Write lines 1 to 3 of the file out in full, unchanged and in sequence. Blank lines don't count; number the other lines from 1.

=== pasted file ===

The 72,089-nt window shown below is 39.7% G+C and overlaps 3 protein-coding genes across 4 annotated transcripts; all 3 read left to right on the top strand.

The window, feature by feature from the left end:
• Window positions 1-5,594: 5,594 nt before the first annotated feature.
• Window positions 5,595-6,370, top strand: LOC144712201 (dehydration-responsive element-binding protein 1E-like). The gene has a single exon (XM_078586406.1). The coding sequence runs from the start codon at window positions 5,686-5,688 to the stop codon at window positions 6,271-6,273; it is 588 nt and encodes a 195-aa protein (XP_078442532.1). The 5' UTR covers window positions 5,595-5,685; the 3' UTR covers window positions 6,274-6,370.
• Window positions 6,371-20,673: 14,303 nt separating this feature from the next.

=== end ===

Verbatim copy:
The 72,089-nt window shown below is 39.7% G+C and overlaps 3 protein-coding genes across 4 annotated transcripts; all 3 read left to right on the top strand.

The window, feature by feature from the left end:
• Window positions 1-5,594: 5,594 nt before the first annotated feature.